Every marketer wants to know: What do Gen Z consumers care about? How do they shop? What motivates them to make a purchase?
Here are some answers, in their own words.
Gen Z is touted as one of the most sustainability-minded generations. While Gen Zers do care about the environment, they also are mostly teens or young adults and have to be choosy with how they spend their money.
“We have to care, because we’re the ones that are going to be here for the next 70 or so years. We’re going to reap the benefits—and possible consequences—[of our actions now],” Clay Lute, assistant merchant at Todd Snyder, said during a panel at last week’s CommerceNext event in New York City. “But when it comes to a budget … we don’t have the money that some of the other generations have.”
This is one reason secondhand retail has become so popular among Gen Z consumers—it gives them an opportunity to buy the brands they like while also keeping an item from being thrown away.
“A lot of us are super into buying vintage, secondhand clothing,” said Fay Shuai, a student at the University of Pennsylvania. “It’s a fabulous business model because you’re making money off of clothing that already exists and you’re cycling it through and each generation that encounters it is going to find some sort of newness in it.”
“In the past, celebrities were the untouchable thing, but as social media has evolved, now you can know what your favorite celebrity is eating for breakfast,” said Sophie Silverman, a student at Tulane University. “It’s the same way for brands. In the past, it was corporate brands, they felt like this untouchable thing. Now, you can come close to the brand and see the people behind it and [take a peek] behind the scenes.”
It’s the same with companies, she said. Being on social media adds a human element, making the brand about the people more than the products. But there are limits to what Gen Z consumers will put up with.
“When [the marketing is] done in a way that’s not so obviously in your face, then it’s better. But when it breaks the spell of organic, then it’s annoying,” said Armaan Ahmed, a recent graduate from New York University.
TikTok is the platform of choice to discover new products, especially in the beauty category, according to the Gen Zers.
“TikTok, as opposed to platforms like YouTube, will give you more updated, recent content, giving you more exposure to new products that have recently come out or products that have [gone viral],” said Shuai.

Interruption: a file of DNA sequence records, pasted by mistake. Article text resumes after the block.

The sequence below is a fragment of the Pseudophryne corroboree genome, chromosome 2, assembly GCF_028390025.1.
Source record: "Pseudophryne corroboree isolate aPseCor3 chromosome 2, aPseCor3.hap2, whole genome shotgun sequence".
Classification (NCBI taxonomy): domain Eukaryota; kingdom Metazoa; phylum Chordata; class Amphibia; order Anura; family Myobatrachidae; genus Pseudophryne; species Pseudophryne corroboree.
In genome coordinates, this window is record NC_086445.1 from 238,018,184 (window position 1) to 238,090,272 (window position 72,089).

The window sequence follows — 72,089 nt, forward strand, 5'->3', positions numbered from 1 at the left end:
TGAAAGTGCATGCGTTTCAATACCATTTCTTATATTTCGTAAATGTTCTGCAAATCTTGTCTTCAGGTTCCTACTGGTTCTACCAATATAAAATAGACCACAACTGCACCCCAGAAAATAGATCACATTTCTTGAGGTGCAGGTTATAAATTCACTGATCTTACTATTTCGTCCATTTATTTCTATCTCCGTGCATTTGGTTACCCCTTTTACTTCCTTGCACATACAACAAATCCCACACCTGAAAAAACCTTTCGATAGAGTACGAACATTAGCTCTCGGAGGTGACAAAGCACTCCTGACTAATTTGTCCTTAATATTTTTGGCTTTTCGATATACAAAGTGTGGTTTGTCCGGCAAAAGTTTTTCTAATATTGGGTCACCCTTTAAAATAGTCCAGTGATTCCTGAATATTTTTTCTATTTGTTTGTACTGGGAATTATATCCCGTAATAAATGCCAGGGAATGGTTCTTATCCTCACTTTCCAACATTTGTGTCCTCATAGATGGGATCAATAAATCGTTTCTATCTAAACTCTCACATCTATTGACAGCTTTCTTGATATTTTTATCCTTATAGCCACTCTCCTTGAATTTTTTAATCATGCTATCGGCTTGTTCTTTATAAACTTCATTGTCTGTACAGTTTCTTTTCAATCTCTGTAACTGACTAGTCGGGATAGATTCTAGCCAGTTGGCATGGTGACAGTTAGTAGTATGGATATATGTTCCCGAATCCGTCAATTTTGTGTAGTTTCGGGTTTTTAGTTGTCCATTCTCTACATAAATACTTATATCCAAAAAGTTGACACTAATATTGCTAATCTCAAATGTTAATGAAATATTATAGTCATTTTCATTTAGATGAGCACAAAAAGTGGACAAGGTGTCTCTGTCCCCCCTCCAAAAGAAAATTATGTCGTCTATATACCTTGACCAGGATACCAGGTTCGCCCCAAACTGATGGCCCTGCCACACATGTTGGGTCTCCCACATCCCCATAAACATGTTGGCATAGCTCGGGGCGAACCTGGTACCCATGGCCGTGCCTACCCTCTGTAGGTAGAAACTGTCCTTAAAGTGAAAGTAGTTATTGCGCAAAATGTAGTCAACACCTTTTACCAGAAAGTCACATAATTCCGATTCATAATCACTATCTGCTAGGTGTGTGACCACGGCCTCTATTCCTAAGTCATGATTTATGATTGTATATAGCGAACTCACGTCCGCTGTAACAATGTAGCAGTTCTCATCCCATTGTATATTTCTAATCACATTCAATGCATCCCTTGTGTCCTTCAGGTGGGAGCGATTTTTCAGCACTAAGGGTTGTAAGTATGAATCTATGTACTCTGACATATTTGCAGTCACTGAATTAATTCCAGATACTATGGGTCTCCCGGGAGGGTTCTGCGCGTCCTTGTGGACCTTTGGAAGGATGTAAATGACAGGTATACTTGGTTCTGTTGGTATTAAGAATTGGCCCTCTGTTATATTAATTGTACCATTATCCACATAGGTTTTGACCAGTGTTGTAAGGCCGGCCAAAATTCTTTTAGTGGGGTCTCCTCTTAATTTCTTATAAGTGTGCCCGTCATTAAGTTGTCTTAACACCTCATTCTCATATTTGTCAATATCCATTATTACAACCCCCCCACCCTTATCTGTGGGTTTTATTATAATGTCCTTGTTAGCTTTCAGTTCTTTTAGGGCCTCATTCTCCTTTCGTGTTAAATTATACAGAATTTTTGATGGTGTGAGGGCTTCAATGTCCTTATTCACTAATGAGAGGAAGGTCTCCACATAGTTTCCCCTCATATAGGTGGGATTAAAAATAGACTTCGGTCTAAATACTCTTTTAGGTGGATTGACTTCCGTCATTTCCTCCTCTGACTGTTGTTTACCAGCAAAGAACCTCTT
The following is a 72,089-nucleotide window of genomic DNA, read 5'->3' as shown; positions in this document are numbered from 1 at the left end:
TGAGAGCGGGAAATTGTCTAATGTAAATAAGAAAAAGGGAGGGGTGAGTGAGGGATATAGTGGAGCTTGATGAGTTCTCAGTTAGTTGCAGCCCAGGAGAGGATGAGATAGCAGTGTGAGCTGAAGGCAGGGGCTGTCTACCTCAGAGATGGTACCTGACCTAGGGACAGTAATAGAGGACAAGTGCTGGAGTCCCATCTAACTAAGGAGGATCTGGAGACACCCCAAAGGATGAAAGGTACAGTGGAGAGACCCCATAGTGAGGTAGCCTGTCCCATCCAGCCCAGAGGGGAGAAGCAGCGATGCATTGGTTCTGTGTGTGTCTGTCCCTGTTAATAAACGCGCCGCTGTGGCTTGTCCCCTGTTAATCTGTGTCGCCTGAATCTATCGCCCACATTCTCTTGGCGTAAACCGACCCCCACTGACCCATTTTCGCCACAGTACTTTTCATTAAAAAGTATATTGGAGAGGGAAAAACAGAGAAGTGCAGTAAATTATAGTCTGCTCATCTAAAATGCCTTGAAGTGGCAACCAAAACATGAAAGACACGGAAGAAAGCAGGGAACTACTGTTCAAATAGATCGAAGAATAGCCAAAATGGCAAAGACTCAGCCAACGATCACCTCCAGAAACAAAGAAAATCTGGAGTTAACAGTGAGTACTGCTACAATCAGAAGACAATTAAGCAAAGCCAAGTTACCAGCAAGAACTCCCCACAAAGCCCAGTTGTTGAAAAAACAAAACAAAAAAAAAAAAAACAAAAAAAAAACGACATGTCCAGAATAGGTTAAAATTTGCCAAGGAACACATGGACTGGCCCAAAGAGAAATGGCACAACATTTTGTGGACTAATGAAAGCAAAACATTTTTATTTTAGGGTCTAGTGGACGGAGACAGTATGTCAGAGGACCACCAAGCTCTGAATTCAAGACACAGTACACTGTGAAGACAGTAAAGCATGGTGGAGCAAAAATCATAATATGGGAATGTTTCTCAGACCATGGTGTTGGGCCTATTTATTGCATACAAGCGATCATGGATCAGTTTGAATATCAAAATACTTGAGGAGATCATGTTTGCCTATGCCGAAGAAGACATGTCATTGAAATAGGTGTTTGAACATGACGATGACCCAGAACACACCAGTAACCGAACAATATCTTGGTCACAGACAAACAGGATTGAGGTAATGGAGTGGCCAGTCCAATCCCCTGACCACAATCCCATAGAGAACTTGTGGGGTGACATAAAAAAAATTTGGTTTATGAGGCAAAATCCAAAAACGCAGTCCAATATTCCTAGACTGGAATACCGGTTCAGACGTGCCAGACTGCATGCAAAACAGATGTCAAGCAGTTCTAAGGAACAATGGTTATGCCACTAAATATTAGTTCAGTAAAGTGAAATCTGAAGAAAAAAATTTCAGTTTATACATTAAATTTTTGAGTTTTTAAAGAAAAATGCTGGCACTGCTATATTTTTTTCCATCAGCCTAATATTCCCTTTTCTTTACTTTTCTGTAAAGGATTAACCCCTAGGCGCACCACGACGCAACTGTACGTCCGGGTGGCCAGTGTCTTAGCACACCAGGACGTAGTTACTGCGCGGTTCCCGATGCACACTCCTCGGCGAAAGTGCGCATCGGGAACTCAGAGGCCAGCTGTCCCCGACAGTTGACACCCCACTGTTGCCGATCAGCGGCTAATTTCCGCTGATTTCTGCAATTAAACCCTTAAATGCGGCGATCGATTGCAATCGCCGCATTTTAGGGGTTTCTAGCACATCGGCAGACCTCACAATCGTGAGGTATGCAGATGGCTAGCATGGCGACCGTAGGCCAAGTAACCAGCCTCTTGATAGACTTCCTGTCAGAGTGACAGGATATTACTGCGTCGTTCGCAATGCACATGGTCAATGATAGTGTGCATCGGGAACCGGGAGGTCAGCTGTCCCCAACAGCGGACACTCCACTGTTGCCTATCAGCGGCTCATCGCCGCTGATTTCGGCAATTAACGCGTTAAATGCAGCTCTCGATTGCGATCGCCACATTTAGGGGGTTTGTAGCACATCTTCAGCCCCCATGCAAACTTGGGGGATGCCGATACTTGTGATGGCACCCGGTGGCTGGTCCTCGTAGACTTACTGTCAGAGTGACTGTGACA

Still, recommendations from family or friends are the most influential in the buying process.
“I’m the most influenced by my friends because they’re the most credible source and I can trust what they’re saying,” said Silverman. “Whereas TikTok influencers, I don’t always trust what they’re saying, I don’t know if they really love the product or not.”
Gen Z consumers aren’t concerned with labels and brands in the way that previous generations are, according to Shuai, and they’re uber-conscious about how much they consume.
“As a generation, we attach our personal style less to brands and more to ourselves,” she said. “I veer away from loyalty programs that make you try to buy more. I really value ones that focus on sustainability or give you some sort of financial discount.”
Brands that want to win over Gen Zers’ loyalty should meet them where they’re at, said Lute.
“Target’s RedCard was the first loyalty program I signed up for, and it was super easy because I already shop at Target,” he said. “I’m not trying to do more work to shop at your store. I’m not going to put in a bunch of information at checkout to get a couple [of] points [at a retailer I don’t normally shop with].”
The general consensus was that the metaverse is not a place where Gen Z shops or interacts with brands … yet.
“I don’t really believe that the metaverse as it stands is going to exist in the future, but I do believe it’s going to evolve into something we will all use one day. And as a Gen Z[er], I want to be a part of it,” said Lute.
But younger generations may be more inclined to join the metaverse.“I have a younger brother who games a lot [in the metaverse] and is obsessed with VR,” Shuai said. “So while there may be a portion of us that don’t really interact with the metaverse, there are people out there that do. And that’s important to keep in mind when thinking about how to blend together the digital universe with the retail world.”
The students on the panel are part of The Z Suite, a Gen Z student network at Berns Communications Group. The students work with retail and brand leaders to provide thought leadership and reverse mentorship on the power of Gen Z voices in the consumer space.
This was originally featured in the Retail Daily newsletter. For more retail insights, statistics, and trends, subscribe here.
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